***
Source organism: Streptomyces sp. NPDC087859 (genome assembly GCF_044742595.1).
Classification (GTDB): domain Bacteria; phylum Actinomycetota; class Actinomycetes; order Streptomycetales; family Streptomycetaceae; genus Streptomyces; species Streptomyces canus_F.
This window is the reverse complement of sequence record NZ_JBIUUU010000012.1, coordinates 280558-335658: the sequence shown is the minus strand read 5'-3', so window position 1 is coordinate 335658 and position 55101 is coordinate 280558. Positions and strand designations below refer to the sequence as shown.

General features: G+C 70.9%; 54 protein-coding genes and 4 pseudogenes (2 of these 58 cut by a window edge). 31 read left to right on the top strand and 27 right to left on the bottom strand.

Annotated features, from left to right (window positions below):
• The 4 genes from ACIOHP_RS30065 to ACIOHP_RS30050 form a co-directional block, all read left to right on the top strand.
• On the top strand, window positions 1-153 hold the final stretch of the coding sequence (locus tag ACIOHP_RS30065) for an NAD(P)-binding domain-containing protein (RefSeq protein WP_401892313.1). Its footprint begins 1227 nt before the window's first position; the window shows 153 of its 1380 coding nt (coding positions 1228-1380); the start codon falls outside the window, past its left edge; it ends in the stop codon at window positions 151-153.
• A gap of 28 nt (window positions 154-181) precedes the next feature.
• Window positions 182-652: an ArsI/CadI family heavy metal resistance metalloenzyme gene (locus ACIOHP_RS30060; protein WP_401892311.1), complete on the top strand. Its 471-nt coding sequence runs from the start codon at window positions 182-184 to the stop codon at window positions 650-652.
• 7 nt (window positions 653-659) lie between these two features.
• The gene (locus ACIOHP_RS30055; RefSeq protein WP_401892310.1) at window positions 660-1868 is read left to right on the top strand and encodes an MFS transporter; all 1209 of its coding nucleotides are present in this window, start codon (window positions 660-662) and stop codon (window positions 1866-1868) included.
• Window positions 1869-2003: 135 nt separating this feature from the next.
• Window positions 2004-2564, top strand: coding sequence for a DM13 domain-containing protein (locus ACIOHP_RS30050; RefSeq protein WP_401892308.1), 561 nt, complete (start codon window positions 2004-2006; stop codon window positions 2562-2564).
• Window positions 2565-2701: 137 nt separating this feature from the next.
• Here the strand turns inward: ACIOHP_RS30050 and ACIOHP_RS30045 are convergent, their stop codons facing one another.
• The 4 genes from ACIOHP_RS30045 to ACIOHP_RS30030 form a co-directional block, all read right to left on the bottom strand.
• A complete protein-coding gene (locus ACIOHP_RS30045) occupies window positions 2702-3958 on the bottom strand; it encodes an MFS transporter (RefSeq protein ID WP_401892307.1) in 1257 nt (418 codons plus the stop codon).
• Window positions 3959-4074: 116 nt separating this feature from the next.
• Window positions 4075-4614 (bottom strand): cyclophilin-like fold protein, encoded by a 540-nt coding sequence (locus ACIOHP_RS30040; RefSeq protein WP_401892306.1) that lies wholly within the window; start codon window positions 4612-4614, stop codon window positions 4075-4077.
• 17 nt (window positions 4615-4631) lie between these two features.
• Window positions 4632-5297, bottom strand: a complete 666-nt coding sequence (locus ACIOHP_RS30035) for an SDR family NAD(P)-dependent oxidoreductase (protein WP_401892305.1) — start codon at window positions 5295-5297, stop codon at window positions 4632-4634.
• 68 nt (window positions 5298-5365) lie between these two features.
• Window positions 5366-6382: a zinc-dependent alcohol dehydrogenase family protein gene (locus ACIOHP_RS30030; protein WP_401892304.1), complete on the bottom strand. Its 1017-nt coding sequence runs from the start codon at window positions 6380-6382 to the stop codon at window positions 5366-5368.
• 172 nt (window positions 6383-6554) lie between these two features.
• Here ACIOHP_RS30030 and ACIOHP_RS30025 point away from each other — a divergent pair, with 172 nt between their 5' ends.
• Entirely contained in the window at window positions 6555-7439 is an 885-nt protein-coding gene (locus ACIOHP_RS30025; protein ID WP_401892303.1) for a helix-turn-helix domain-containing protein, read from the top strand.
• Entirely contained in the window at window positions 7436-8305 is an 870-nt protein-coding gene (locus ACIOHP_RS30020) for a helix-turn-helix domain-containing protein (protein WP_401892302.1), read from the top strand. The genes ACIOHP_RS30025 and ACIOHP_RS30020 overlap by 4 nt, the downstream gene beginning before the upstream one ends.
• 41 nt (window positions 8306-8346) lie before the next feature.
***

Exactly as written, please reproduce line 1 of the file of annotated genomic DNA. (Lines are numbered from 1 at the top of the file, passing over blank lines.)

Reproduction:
Source organism: Streptomyces sp. NPDC087859 (genome assembly GCF_044742595.1).